All candidates who seek admission to the New York state bar must complete 50 hours of qualifying pro bono work before applying for admission to the bar. Admission on motion candidates are exempt. More information on the requirement is available from the New York State Board of Law Examiners. Opportunities to satisfy this requirement while in law school can include (1) working on qualifying pro bono projects arranged through the Law School’s Pro Bono Office and/or (2) providing qualifying legal assistance through several of the Law School’s clinical courses. The Law School’s Pro Bono Office can help you find qualifying pro bono projects. It is your responsibility to determine whether your service activities will qualify as “pro bono service” as defined by the New York State Board of Law Examiners.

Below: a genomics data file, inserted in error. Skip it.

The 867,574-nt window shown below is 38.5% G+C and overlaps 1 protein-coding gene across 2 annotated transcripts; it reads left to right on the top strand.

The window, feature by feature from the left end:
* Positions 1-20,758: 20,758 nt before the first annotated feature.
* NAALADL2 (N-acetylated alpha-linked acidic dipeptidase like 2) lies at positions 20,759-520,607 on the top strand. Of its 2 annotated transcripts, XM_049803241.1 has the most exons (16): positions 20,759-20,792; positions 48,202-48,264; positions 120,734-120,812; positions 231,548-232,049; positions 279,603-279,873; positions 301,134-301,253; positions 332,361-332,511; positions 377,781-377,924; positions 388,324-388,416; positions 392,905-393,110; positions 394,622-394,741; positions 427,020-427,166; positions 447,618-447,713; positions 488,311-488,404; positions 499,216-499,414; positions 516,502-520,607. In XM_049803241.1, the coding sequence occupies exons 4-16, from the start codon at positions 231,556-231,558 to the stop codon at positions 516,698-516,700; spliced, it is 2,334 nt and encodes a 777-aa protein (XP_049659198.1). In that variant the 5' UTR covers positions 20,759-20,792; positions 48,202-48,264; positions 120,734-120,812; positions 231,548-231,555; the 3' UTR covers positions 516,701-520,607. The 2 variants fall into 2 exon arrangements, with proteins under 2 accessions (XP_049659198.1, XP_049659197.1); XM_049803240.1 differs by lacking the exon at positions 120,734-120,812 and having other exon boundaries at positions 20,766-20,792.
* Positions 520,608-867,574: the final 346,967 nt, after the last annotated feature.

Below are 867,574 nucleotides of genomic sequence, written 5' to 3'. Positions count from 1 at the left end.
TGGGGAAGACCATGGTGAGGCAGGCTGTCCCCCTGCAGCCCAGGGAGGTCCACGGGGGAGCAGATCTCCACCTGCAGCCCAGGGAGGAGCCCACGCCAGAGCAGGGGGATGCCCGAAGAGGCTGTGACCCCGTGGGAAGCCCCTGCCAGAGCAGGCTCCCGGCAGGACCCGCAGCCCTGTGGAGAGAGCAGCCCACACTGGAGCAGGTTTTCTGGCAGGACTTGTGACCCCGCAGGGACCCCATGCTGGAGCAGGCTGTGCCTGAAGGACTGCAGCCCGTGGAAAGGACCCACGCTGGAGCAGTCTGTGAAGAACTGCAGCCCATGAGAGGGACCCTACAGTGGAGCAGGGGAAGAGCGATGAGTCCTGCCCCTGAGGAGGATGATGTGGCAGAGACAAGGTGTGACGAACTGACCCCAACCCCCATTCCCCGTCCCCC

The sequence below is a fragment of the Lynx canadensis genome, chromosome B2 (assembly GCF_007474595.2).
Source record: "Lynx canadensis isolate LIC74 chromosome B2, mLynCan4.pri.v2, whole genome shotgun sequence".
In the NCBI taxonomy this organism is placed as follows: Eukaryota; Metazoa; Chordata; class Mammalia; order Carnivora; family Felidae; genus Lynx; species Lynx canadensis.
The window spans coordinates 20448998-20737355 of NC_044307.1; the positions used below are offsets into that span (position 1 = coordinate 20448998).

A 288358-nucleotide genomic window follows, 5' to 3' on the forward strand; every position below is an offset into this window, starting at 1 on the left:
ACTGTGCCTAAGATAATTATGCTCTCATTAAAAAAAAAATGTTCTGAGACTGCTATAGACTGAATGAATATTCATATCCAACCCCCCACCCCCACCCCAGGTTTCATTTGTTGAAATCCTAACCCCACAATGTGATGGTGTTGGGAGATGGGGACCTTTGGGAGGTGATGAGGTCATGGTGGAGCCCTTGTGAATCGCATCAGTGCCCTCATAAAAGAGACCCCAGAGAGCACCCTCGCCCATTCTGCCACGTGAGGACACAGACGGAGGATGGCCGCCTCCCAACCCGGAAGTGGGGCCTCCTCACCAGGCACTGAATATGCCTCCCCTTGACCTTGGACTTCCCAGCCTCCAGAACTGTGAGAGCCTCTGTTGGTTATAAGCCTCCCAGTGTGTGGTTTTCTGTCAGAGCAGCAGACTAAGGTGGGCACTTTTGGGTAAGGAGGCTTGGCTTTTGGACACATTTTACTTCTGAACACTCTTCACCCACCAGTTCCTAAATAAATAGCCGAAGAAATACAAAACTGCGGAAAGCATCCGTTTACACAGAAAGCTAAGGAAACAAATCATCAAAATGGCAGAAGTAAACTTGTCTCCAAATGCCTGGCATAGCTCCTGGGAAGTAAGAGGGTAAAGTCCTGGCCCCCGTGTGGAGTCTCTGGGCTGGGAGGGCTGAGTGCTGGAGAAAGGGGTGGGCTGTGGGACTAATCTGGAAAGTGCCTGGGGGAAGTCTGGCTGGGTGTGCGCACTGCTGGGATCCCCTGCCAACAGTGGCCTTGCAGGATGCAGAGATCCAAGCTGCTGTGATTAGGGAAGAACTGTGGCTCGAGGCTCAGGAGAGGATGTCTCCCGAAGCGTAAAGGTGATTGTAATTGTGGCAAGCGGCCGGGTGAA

Applies to applicants who qualify for the bar examination based upon having attended an ABA-approved law school and having satisfied the requirements of section 520.3 or based upon their foreign legal education alone under section 520.6, and who commenced their legal studies after August 1, 2016. Foreign-educated applicants who are required to complete an LL.M. program at an ABA-approved law school in order to sit for the bar examination under section 520.6, the skills competency requirement will apply to those who commence their LL.M. program after August 1, 2018. More information on the requirement is available from the New York State Board of Law Examiners.